The lovers come for me, so many of them over so many years. They sing songs, they bring eensy-weensy little gifts. They demand things of me, calling me horrible names, insisting their need implies an obligation in myself. They take what they want, stealing upon me in the middle of the night where I sleep, and there they die more often than not, crushed beneath a rolling boob, swallowed in a sleepy gulp, or mashed into my folds with an errant fingertip when I think I’m alleviating an itch. They let me know, generation after generation, that despite my power, my potential, the strength in my arms and legs or the thunderstorms in my skull, they assure me that my worth is so narrow. There is only one thing they could all desire of me, and they all deserve it, and I’ve no right to keep it from them.
Should I feel relieved, then, that no one comes a-callin’ any longer? I haven’t had anything to offer those men in over a century, and now the vale is bare.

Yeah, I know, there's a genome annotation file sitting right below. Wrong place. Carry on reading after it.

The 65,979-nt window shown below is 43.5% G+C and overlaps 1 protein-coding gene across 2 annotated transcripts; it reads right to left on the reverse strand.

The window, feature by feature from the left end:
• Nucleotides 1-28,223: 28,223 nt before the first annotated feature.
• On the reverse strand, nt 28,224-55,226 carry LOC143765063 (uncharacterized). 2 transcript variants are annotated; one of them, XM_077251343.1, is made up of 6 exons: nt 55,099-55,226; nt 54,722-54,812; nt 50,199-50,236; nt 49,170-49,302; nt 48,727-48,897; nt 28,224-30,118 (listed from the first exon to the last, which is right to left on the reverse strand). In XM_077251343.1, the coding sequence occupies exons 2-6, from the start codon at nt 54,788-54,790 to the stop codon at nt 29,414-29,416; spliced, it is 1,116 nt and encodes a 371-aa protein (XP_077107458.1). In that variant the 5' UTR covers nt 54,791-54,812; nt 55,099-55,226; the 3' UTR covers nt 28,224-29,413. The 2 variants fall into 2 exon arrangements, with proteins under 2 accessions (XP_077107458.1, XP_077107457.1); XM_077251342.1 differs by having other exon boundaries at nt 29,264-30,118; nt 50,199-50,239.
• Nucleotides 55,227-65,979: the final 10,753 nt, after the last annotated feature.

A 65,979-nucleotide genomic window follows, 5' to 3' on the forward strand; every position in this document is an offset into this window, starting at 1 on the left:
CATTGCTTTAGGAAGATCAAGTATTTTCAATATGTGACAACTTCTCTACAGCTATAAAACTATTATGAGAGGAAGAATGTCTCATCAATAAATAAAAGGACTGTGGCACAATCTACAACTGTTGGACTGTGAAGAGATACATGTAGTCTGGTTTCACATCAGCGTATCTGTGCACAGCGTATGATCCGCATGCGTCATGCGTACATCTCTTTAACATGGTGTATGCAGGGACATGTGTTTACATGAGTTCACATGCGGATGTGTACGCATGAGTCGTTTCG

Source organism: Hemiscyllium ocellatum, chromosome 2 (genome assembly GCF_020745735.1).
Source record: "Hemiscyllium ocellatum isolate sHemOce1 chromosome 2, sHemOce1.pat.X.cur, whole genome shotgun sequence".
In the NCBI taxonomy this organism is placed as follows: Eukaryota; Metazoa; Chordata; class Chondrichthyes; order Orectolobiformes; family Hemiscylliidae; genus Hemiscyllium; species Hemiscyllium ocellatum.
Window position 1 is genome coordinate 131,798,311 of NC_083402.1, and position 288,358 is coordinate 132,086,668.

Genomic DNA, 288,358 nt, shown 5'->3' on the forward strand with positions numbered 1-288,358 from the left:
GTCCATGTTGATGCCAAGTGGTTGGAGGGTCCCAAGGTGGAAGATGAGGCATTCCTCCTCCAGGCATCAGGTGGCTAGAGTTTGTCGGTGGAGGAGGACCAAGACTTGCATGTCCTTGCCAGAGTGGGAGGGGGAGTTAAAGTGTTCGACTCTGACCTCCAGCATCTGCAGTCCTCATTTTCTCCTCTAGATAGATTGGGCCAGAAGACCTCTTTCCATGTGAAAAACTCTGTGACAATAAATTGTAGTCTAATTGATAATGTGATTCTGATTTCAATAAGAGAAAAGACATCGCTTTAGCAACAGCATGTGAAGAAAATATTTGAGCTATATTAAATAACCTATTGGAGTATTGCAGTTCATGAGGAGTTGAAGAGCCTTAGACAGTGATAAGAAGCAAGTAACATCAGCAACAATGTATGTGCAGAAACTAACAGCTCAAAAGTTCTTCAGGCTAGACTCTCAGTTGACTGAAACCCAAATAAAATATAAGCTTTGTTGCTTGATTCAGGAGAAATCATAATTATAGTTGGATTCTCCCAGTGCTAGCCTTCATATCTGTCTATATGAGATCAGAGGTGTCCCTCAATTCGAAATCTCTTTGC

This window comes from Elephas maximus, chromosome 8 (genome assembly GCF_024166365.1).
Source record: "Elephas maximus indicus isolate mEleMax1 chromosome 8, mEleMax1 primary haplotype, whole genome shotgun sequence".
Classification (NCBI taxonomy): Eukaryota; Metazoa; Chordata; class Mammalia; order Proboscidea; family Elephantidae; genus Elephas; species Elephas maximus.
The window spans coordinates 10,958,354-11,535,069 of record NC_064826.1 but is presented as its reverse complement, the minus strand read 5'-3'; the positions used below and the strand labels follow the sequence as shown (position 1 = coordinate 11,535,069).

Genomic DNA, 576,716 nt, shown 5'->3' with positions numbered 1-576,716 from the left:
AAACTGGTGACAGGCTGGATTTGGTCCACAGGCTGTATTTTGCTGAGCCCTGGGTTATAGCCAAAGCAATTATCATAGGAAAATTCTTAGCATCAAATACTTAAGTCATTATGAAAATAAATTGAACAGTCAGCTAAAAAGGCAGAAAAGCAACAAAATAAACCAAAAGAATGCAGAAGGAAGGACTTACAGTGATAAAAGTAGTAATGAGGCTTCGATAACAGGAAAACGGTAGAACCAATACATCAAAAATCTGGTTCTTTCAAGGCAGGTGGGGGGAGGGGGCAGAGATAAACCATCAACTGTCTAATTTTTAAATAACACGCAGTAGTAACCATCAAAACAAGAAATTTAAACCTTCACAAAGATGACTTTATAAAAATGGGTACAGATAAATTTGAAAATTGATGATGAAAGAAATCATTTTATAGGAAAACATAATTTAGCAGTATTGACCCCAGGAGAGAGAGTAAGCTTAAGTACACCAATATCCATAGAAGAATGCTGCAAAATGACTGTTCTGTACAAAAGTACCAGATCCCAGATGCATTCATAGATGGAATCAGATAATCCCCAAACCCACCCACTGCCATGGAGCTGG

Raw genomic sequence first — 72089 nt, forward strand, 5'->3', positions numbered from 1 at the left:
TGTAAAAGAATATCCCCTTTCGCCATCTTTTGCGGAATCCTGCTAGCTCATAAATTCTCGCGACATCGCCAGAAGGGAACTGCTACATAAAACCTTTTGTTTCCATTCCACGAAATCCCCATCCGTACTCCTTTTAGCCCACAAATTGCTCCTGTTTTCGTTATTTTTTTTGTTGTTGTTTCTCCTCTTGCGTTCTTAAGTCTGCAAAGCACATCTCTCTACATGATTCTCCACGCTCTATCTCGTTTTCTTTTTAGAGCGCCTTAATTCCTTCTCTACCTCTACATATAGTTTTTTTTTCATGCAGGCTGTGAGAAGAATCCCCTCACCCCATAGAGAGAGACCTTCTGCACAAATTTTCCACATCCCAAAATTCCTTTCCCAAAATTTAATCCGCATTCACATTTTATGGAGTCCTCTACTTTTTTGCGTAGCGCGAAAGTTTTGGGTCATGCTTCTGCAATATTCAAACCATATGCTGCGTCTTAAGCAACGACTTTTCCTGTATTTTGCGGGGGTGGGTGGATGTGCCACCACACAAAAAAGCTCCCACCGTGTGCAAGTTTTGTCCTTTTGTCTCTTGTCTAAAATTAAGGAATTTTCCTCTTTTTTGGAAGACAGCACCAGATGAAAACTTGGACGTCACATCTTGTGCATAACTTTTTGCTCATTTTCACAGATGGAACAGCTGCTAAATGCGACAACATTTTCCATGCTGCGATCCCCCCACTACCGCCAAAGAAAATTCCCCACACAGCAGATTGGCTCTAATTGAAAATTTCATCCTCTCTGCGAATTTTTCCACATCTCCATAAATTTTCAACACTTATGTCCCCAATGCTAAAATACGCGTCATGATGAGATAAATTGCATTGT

I can’t even see the fish in the lake, if they’re still there. My knee drives into a fallow patch that once bore gourds and legumes, more than enough to sustain the families that flourished here. Washing my face, I savor (as I have learned to do, for lack of any other stimulation) the iciness in the water, and the chilly breeze that dries it on my cheeks, at my face’s high altitude. Idly, without malice, I simply place my pudgy foot upon the old farmhouse. It splinters disappointingly beneath my sole, almost apologizing as it collapses aside. The fat around my thigh hardly shudders at all. Last decade, the stables; next decade, the barn. Before you know it, it’ll just be me and the river-fed lake in a race to the unknowable end.
[Photo by Mick Stephenson]